0849 GMT January 29, 2020
It was my birthday recently, and it was sad to “celebrate” with another climate disaster here in the Philippines.
Heavy flooding destroyed the work of farmers in Kapatagan Valley, the rice-growing area of Lanao del Norte province on the island of Mindanao. I know the area well — it is where I started my aid work in the early 1990s.
But the UN tells us this has become routine. Earlier this month it announced that climate crisis disasters are happening at the rate of one a week — but unless they are major catastrophes, they pass unnoticed. These “lower impact events” still cause death, displacement and suffering, and they are occurring much faster than predicted, according to Mami Mizutori, the UN secretary-general’s special representative on disaster risk reduction.
Is this new, or is it something that the human race has always had to deal with? Mizutori said it was not a question of choosing between “mitigation” — cutting greenhouse gas emissions — or “adaptation”, which means spending big money on things like protecting roads, power stations and water supplies from storms and floods. Both needed to be pursued.
But the human species has overcome many climatic changes over thousands of years. We tend to forget that we are here because our ancestors used their experiences to adapt, and slowly develop technologies for adaptation. Even if they simply lived in caves, they survived because of social structures — strong families and communities — not super-strong infrastructure, sprawling cities and nation states.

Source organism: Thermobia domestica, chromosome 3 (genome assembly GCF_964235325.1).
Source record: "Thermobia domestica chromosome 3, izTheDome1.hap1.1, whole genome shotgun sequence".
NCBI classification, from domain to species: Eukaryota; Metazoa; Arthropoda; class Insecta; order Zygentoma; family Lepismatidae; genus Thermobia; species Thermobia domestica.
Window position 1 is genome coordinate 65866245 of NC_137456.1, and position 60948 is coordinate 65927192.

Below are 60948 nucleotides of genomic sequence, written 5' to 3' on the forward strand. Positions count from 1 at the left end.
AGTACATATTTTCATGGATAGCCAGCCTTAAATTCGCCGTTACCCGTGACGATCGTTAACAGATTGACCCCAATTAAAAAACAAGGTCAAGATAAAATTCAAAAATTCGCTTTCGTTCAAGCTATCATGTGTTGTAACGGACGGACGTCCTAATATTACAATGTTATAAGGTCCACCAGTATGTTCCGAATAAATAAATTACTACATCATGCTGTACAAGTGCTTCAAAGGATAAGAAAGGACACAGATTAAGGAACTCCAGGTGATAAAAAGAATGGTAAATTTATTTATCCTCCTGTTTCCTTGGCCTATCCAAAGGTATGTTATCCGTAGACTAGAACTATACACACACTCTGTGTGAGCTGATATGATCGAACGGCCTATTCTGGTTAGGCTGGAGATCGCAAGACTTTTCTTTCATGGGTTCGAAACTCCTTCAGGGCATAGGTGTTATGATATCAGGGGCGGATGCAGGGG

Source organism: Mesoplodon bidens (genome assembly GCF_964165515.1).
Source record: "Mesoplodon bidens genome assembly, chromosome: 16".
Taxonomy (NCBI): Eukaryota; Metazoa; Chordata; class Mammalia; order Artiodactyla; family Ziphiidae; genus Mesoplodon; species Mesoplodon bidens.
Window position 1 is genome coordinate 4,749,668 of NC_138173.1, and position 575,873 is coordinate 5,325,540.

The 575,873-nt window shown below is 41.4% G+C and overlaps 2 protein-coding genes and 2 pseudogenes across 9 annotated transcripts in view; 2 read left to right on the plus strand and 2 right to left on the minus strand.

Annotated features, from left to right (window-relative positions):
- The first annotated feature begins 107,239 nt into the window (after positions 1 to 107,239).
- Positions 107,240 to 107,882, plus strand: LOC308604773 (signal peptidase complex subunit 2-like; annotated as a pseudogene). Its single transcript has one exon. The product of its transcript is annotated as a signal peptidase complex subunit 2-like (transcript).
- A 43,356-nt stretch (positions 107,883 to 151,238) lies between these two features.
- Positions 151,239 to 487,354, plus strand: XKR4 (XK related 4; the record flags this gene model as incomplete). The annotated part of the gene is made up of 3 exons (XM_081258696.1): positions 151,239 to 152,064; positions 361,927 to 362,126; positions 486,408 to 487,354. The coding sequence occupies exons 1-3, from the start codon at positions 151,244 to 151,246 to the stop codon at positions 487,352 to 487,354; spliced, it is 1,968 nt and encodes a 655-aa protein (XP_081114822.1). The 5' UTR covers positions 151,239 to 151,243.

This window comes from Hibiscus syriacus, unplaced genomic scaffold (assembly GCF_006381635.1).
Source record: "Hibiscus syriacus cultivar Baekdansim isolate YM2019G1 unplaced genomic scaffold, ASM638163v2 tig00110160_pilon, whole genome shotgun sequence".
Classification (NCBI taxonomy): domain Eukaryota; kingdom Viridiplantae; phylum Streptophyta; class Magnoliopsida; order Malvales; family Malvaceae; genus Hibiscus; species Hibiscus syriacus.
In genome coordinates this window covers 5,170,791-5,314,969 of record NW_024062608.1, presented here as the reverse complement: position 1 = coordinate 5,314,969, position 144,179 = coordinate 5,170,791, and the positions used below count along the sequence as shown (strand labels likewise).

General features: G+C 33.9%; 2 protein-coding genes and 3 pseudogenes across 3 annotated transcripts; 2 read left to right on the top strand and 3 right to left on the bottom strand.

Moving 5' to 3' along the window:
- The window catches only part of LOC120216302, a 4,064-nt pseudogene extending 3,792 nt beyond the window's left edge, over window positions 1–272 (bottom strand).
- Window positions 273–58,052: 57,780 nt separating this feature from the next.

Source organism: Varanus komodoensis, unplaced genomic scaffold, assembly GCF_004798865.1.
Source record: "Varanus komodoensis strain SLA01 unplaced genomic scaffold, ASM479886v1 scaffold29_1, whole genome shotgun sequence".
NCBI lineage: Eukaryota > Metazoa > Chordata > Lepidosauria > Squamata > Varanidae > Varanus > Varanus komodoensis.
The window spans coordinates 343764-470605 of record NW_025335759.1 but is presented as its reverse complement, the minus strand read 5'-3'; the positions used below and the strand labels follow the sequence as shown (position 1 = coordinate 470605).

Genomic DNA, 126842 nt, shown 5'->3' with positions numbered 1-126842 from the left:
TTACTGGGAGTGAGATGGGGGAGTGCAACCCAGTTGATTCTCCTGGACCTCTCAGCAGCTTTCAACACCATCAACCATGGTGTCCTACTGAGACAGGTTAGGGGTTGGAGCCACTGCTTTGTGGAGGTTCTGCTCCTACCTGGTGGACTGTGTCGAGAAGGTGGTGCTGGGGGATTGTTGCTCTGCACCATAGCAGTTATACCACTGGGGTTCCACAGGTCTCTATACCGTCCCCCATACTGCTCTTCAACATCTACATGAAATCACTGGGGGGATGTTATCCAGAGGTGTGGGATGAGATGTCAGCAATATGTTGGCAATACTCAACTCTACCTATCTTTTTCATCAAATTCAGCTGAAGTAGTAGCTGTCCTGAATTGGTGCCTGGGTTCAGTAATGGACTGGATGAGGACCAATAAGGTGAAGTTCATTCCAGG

I am not dreaming of going back to the days of our cave-dwelling ancestors. But if we are planning to invest billions, even trillions, in adapting our cities to cope with climate crisis, can we spare a few dollars to strengthen the families and communities of those struggling to survive “lower impact events” right now? When they try to get aid funds, they have to negotiate a maze of processes that they barely understand.
I’ve been working with the UK aid agency Cafod as part of Charter 4 Change, which has been calling for a significant shift in humanitarian funding towards more local and national aid agencies. They are better placed to understand the context and needs of crisis-affected communities.
We need to support disaster survivors, who are overwhelmingly in rural areas, as they develop their own ways of adapting to the climate crisis. Rather than governments and UN agencies imposing standards drawn up by experts and consultants, survivors must be allowed to take the lead. Even if mistakes are made, they will show the best options on the path to resilience.
All this will cost much less than building infrastructure to defend our mega-cities against future disasters. Unless we support the survivors in their communities, they will inevitably seek refuge in those giant conurbations, with their “safe” infrastructures and technologies, sending the cost of those adaptations soaring yet higher. Or the climate refugees will try to migrate to countries believed to be more advanced, where they face being treated as less than human.
The climate crisis is global, but its impact is local. We have seen how rapid global growth has led to disasters at a rate that could wipe out the economic gains made. Every person or society that takes more than they need will leave others more vulnerable. The increasing frequency of climate disasters is surely telling us that we need to rethink our attitudes and approach to development.
We learn from human history that even those in the remotest parts of our planet have the will to achieve resilience. We must trust them, devolve power and believe in their capacity.
They are the people who stand to lose most from the effects of climate disaster, but if they are empowered, it will be the rest of humanity that benefits most.
* Nanette Antequisa is director of the NGO Ecoweb, based in the Philippines.
The article was taken from theguardian.com.